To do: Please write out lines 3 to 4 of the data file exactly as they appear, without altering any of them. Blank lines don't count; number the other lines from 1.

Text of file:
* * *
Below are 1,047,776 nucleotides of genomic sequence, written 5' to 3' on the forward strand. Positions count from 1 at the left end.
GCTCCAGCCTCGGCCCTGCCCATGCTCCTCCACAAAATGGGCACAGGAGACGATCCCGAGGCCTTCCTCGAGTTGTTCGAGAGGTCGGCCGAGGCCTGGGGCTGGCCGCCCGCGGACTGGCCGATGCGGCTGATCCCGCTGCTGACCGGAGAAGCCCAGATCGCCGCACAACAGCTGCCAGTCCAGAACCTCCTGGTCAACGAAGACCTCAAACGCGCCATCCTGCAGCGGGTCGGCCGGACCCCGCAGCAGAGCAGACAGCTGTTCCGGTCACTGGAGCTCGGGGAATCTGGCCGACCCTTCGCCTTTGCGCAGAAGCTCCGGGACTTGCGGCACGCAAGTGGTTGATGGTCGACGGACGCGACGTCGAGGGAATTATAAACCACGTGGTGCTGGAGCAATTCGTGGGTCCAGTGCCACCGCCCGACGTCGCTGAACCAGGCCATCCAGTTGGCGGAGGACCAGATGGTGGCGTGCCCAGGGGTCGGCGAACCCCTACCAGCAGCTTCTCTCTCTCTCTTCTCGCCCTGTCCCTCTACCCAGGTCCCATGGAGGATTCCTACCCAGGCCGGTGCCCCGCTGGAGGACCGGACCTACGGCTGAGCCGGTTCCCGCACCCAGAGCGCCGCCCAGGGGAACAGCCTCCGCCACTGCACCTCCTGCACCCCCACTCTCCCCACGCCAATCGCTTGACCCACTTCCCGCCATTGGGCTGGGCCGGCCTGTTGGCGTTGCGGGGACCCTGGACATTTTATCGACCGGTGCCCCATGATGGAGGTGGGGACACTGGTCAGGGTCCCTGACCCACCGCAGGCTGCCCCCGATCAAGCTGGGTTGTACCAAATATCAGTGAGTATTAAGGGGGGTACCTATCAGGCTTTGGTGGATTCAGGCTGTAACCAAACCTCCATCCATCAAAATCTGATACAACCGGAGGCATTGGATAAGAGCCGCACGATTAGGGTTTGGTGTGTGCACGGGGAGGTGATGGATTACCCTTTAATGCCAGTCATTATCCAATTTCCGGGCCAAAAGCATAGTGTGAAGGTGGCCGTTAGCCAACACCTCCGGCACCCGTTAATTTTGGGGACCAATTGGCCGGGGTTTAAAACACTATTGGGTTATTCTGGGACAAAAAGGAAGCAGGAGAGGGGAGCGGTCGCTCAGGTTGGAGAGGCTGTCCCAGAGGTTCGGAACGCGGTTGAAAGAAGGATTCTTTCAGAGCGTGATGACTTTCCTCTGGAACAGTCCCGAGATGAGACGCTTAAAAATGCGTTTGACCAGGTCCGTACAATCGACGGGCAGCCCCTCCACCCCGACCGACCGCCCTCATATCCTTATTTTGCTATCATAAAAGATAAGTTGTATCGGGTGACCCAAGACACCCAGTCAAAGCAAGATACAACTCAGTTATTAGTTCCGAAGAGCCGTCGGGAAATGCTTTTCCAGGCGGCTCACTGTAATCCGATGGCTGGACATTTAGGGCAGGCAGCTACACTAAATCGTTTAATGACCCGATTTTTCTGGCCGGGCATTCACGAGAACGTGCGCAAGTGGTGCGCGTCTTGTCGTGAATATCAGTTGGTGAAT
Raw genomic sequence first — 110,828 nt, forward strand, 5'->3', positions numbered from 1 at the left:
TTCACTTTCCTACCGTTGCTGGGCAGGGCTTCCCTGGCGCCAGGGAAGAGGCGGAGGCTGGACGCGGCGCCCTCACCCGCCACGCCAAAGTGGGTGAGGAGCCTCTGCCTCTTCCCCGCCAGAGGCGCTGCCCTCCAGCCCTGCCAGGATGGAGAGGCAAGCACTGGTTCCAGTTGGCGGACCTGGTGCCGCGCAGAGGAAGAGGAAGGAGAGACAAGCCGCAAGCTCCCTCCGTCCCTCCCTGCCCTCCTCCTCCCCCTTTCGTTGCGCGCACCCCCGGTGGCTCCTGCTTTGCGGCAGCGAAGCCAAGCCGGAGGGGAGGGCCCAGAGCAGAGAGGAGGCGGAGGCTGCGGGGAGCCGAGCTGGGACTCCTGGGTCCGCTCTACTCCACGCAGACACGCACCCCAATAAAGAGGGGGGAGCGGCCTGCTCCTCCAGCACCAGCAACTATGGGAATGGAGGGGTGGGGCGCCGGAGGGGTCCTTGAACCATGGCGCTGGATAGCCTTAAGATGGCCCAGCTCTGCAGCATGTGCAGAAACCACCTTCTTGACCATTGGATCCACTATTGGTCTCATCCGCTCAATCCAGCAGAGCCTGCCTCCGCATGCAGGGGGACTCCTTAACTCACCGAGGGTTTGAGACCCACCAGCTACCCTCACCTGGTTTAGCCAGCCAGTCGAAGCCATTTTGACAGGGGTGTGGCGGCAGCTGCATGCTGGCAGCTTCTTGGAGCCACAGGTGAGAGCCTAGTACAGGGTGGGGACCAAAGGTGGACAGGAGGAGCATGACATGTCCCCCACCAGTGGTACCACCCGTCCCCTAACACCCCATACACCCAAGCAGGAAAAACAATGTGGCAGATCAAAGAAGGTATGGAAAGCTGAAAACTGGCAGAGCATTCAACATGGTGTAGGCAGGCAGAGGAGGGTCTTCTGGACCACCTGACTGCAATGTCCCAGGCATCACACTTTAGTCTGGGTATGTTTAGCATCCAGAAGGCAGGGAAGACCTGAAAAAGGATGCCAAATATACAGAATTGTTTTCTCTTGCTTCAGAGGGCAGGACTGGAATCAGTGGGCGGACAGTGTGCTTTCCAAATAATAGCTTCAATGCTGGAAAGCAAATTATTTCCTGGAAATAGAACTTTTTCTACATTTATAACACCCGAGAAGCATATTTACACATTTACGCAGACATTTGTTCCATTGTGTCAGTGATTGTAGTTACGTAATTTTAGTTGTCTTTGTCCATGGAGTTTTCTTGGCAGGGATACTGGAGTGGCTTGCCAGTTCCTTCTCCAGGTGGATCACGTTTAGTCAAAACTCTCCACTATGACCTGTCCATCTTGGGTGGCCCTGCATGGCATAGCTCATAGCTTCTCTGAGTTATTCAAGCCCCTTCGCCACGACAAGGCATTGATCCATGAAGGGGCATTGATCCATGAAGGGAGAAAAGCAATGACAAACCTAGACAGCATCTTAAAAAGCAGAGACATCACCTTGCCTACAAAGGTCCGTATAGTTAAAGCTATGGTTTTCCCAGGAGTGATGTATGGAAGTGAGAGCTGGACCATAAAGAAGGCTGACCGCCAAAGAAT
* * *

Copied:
Raw genomic sequence first — 110,828 nt, forward strand, 5'->3', positions numbered from 1 at the left:
TTCACTTTCCTACCGTTGCTGGGCAGGGCTTCCCTGGCGCCAGGGAAGAGGCGGAGGCTGGACGCGGCGCCCTCACCCGCCACGCCAAAGTGGGTGAGGAGCCTCTGCCTCTTCCCCGCCAGAGGCGCTGCCCTCCAGCCCTGCCAGGATGGAGAGGCAAGCACTGGTTCCAGTTGGCGGACCTGGTGCCGCGCAGAGGAAGAGGAAGGAGAGACAAGCCGCAAGCTCCCTCCGTCCCTCCCTGCCCTCCTCCTCCCCCTTTCGTTGCGCGCACCCCCGGTGGCTCCTGCTTTGCGGCAGCGAAGCCAAGCCGGAGGGGAGGGCCCAGAGCAGAGAGGAGGCGGAGGCTGCGGGGAGCCGAGCTGGGACTCCTGGGTCCGCTCTACTCCACGCAGACACGCACCCCAATAAAGAGGGGGGAGCGGCCTGCTCCTCCAGCACCAGCAACTATGGGAATGGAGGGGTGGGGCGCCGGAGGGGTCCTTGAACCATGGCGCTGGATAGCCTTAAGATGGCCCAGCTCTGCAGCATGTGCAGAAACCACCTTCTTGACCATTGGATCCACTATTGGTCTCATCCGCTCAATCCAGCAGAGCCTGCCTCCGCATGCAGGGGGACTCCTTAACTCACCGAGGGTTTGAGACCCACCAGCTACCCTCACCTGGTTTAGCCAGCCAGTCGAAGCCATTTTGACAGGGGTGTGGCGGCAGCTGCATGCTGGCAGCTTCTTGGAGCCACAGGTGAGAGCCTAGTACAGGGTGGGGACCAAAGGTGGACAGGAGGAGCATGACATGTCCCCCACCAGTGGTACCACCCGTCCCCTAACACCCCATACACCCAAGCAGGAAAAACAATGTGGCAGATCAAAGAAGGTATGGAAAGCTGAAAACTGGCAGAGCATTCAACATGGTGTAGGCAGGCAGAGGAGGGTCTTCTGGACCACCTGACTGCAATGTCCCAGGCATCACACTTTAGTCTGGGTATGTTTAGCATCCAGAAGGCAGGGAAGACCTGAAAAAGGATGCCAAATATACAGAATTGTTTTCTCTTGCTTCAGAGGGCAGGACTGGAATCAGTGGGCGGACAGTGTGCTTTCCAAATAATAGCTTCAATGCTGGAAAGCAAATTATTTCCTGGAAATAGAACTTTTTCTACATTTATAACACCCGAGAAGCATATTTACACATTTACGCAGACATTTGTTCCATTGTGTCAGTGATTGTAGTTACGTAATTTTAGTTGTCTTTGTCCATGGAGTTTTCTTGGCAGGGATACTGGAGTGGCTTGCCAGTTCCTTCTCCAGGTGGATCACGTTTAGTCAAAACTCTCCACTATGACCTGTCCATCTTGGGTGGCCCTGCATGGCATAGCTCATAGCTTCTCTGAGTTATTCAAGCCCCTTCGCCACGACAAGGCATTGATCCATGAAGGGGCATTGATCCATGAAGGGAGAAAAGCAATGACAAACCTAGACAGCATCTTAAAAAGCAGAGACATCACCTTGCCTACAAAGGTCCGTATAGTTAAAGCTATGGTTTTCCCAGGAGTGATGTATGGAAGTGAGAGCTGGACCATAAAGAAGGCTGACCGCCAAAGAAT